When I was in medical school, my best friend once said to me: “No matter how hard you try to avoid it, or how badly you want to help people, you will inevitably make a mistake that causes a patient significant harm during your career as a physician.” Right before this, we were hearing stories first-hand from patients and physicians who had experienced a tragic safety events and how it had impacted their lives. Although this was a very difficult thing to hear in a room full of well-intentioned individuals, who have spent their lives focused on treating others, my friend could not have been more accurate. I now have realized that this was the day I started to have a passion for quality improvement and patient safety.

As residents, we are on the front-lines of patient care and are often the first to notice the effects of a near miss or safety event. And with the growing complexity of medicine as a field, there is an increasing number of areas where errors can occur.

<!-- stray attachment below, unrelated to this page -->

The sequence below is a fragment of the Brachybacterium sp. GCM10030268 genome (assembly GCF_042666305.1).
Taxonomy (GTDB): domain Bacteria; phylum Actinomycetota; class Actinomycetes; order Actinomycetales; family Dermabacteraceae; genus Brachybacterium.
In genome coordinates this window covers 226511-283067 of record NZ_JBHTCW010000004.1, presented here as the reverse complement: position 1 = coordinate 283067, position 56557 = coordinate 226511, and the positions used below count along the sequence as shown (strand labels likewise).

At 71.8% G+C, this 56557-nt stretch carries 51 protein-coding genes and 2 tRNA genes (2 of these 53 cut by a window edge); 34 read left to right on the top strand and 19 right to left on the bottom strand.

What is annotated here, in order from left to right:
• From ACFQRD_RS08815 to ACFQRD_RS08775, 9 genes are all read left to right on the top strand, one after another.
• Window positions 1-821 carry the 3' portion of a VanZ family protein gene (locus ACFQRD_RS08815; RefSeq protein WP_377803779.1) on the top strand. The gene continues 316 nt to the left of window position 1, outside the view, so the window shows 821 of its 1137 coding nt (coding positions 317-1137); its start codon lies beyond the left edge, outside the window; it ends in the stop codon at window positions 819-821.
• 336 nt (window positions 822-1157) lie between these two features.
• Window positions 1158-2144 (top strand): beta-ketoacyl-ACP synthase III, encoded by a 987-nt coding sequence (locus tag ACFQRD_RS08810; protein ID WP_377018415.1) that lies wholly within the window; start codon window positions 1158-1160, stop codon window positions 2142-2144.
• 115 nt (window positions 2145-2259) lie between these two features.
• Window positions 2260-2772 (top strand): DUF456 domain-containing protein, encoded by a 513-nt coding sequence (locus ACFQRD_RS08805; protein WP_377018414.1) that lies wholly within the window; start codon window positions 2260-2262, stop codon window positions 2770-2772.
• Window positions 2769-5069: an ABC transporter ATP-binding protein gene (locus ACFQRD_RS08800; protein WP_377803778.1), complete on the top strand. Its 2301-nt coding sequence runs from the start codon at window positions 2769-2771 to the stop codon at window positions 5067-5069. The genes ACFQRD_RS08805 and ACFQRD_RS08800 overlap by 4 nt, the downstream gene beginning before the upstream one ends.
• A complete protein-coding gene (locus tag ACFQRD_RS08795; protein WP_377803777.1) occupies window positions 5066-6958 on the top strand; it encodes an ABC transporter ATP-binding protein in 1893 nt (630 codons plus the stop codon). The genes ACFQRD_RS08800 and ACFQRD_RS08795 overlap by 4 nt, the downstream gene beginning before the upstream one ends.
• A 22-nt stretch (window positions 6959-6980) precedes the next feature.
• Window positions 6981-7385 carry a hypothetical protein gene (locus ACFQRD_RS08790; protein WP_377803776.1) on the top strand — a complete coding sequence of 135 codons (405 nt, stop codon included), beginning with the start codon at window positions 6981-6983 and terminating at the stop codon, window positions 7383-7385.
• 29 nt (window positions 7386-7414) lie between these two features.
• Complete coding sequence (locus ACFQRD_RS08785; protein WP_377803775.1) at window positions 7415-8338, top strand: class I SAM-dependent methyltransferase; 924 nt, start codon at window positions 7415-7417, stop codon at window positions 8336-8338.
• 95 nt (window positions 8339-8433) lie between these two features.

Attending the Academy for Emerging Leaders in Patient Safety is important to me because I strive to help establish an environment that empowers my colleagues to report, learn, and create change from these incidents in a non-punitive, open, and honest manner to allow for a safer healthcare environment. For this reason, I have been involved in the creation of a Quality Improvement group in the Internal Medicine residency, where our main goal is to re-structure M&Ms and try to take projects forward to create lasting change in our delivery of health care on an institutional level. I am eager to engage with residents, fellows, and other patient safety leaders to hear their perspectives and ideas on how to build upon this culture of safety and improvement.